For a play that is not considered to be among George Bernard Shaw’s best, “Mrs. Warren’s Profession” has enjoyed considerable notoriety and popularity. Presumably it is the 1902 play’s incendiary subject matter (certainly for its time) that keeps the play a somewhat popular item today. It seems to be popping up with even more regularity in recent years. I have a vivid memory of Dana Ivey in the titular role in an admirable production by the Irish Repertory Company in 2005. Only last summer, I was fortunate to see a splendid production starring Mary Haney as a deliciously crusty Mrs. Kitty Warren at the Shaw Festival in Ontario, Canada.

It may say a lot about this play, that for me it has yet to wear out its welcome, and I looked forward to seeing this current production at McCarter Theater. To make things even more interesting for me, Mrs. Warren is being played by Suzanne Bertish, who I also saw only this past summer as the famed seductress of the Nile in Shakespeare’s “Antony and Cleopatra” at the Shakespeare Theater in Washington, D.C. To see Bertish go from playing a teenage vixen to calloused entrepreneur proved to be an event in itself.

If barging down the Nile and sinking (acknowledgement and apology to John Mason Brown’s infamous critique of Tallulah Bankhead) was presumably far from Bertish’s finest hour, I am prepared to say that, at the very least, she stayed afloat, as the relatively unsinkable Mrs. Warren, a woman molded by economic necessity and by her genuine passion for life.

Bertish, whose credits on both sides of the Atlantic are otherwise commendable, may not be the first actor to resort to the kind of dated theatrical flourishes, horrifying posturing, facial contortions, and grimacing that would have shocked audiences even in 1904. But it is hard to imagine that, under the artistic direction of Emily Mann, not a moment of truth or honesty is ever revealed, only indication and pretense. It is a performance enabled solely by its monumental superficiality. You could say that the final confrontation scene between Bertish and Madeleine Hutchins, who plays the self-sufficient daughter, Vivie, is the last straw. It’s as if Mann said to Bertish, “If you can’t make it real, at least make it loud.”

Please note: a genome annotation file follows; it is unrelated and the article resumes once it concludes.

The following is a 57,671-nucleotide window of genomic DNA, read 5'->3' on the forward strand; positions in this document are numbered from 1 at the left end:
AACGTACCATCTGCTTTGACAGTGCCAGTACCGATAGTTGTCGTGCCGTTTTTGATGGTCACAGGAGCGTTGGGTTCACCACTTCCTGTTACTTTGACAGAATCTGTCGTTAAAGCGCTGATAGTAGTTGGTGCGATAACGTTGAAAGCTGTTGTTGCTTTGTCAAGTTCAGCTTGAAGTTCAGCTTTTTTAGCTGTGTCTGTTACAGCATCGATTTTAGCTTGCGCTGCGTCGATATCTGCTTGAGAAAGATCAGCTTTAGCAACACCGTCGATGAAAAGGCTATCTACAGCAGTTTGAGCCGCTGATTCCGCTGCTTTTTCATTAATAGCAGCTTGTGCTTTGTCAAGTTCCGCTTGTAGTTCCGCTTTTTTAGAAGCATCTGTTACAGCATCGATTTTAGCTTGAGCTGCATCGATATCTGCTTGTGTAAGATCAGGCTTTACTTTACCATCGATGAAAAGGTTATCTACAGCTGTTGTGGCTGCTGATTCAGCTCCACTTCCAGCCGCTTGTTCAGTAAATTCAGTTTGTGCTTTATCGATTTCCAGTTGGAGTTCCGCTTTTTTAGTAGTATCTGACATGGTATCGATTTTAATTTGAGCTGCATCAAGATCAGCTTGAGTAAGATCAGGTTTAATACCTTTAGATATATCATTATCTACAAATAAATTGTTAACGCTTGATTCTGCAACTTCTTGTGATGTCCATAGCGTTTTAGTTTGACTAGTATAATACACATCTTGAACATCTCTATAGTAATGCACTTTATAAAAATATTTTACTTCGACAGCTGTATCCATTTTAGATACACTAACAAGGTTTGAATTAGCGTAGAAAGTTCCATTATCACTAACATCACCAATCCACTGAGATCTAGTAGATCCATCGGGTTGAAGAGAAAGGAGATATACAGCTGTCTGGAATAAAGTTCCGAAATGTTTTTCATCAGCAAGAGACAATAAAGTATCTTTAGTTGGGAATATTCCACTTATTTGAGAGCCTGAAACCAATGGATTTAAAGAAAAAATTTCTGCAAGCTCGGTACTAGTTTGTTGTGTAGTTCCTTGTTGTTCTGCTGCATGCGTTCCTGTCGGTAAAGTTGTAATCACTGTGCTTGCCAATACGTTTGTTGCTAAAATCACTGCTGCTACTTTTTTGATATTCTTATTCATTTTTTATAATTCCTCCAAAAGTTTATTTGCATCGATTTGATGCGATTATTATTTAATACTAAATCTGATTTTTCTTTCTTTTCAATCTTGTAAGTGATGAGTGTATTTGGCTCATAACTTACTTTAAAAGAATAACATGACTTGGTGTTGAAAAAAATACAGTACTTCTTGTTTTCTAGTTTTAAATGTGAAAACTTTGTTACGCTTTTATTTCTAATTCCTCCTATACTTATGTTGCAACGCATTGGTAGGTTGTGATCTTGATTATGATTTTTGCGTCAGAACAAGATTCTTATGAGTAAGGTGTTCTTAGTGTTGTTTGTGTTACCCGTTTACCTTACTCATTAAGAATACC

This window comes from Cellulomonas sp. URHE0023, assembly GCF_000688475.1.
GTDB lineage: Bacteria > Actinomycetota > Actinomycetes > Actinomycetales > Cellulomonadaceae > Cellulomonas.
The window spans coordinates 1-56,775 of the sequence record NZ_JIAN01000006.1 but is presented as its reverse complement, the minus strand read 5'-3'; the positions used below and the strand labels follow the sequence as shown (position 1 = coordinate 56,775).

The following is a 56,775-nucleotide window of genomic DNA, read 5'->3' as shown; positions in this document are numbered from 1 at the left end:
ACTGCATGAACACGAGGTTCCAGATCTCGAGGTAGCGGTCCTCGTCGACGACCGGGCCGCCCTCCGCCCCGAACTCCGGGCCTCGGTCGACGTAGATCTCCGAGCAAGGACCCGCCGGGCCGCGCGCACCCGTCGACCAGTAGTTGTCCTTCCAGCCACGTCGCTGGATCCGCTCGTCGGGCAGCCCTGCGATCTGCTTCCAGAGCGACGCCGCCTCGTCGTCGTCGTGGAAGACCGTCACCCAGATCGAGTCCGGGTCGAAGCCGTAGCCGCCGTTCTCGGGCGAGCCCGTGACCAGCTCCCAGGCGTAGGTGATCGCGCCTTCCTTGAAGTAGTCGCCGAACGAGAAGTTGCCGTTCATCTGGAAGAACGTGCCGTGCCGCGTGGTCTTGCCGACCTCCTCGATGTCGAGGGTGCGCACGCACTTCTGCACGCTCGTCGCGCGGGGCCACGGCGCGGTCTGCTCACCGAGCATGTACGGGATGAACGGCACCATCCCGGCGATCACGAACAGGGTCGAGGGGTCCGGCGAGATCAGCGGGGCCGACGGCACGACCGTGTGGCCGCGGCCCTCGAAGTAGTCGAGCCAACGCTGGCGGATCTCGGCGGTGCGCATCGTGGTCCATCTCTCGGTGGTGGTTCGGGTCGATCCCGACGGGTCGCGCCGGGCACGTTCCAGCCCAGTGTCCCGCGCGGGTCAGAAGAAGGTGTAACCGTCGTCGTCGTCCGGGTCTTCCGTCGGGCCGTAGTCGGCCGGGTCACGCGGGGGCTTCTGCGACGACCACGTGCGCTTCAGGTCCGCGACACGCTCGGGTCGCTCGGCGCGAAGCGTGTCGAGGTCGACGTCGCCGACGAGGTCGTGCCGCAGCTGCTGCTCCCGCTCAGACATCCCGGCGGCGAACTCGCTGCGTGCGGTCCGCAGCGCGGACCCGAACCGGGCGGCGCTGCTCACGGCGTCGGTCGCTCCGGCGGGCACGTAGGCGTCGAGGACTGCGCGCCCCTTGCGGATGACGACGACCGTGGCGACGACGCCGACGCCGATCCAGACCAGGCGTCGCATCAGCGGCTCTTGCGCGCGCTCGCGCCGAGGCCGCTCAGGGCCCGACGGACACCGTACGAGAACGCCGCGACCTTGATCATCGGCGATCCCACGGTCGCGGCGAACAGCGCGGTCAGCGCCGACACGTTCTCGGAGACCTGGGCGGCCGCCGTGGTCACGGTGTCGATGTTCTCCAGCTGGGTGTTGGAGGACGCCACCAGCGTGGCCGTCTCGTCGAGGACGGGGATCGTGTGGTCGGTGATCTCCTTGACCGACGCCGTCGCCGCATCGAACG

Whatever can be perceived as Mann’s approach is visible in Madeleine Hutchins, who plays Vivie, Mrs. Warren’s daughter, and the others, who gratifyingly seem to be having a ripping good time mixing sex with politics and a dash of religion. Let me remind you that second-rate Shaw has the ability to be first-rate theater even when the supporting players deliver the Shavian wit and insights.

The author, who lived just short of a century, was a mere lad of 38 when he shocked the late Victorians and Americans with his talky and melodramatic diatribe on the prevalent social ills. I suspect he would be pleased with Hutchins, a talented and attractive blonde who gives a robust performance as Vivie, a lonely girl, a hardened but heartbreaking figure, set adrift in a sea of reprehensible people.

It’s hard to complain about Shaw’s long-winded speeches when there are actors about who are able to bring out the most essential human qualities in their rather odious characters. Most amusing is Edward Hibbert, who, as Mr. Praed, an effete, opportunistic architect, gives every indication with every entrance that he believes himself to be the play’s most provocative protagonist. There is something to be said for stealing scenes when so much is at stake. Audiences may recognize Hibbert from his many Broadway performances (“Curtains,” “The Drowsy Chaperone,” and “Noises Off”) or his recurring role as Gil Chesterton, the food critic, on “Frasier.” He has also been outfitted to the nines by costume designer Jennifer von Mayrhauser.

Most despicable was a ghoulish-looking Rocco Sisto (who played the young Uncle Junior on “The Sopranos,”) as Sir George Crofts, the “madam’s” business partner, who “could take the prize at a dog show.” Michael Izquierdo is unexpectedly winning as Frank, Vivie’s penniless, fair-weather suitor. Robin Chadwick fulfilled his assignment as Frank’s father, the “spirits loving” Rev. Gardner, who was “shoved into a church and has been making as ass of himself ever since.”

These supporting roles are all fastidiously directed by Mann to bring out the best in Shaw. The four modest settings designed by Eugene Lee, including the interior and exterior of a cottage, a rectory and a business office, evoked just enough of Haslemere in Surrey and served as functional compliments to the wondrously florid speechifying. Shaw’s play, comprised as it is of his philosophical attitudes on prostitution, incest, and the evils of capitalism, was deemed “immoral and improper in 1894 by Britain’s Lord Chamberlain. These days the only thing immoral and improper about the play is not doing it justice. Now you decide.

“Mrs. Warren’s Profession,” through Sunday, February 15, McCarter Theater’s Berlind Theatre, 91 University Place. $15 to $49. 609-258-2787 or

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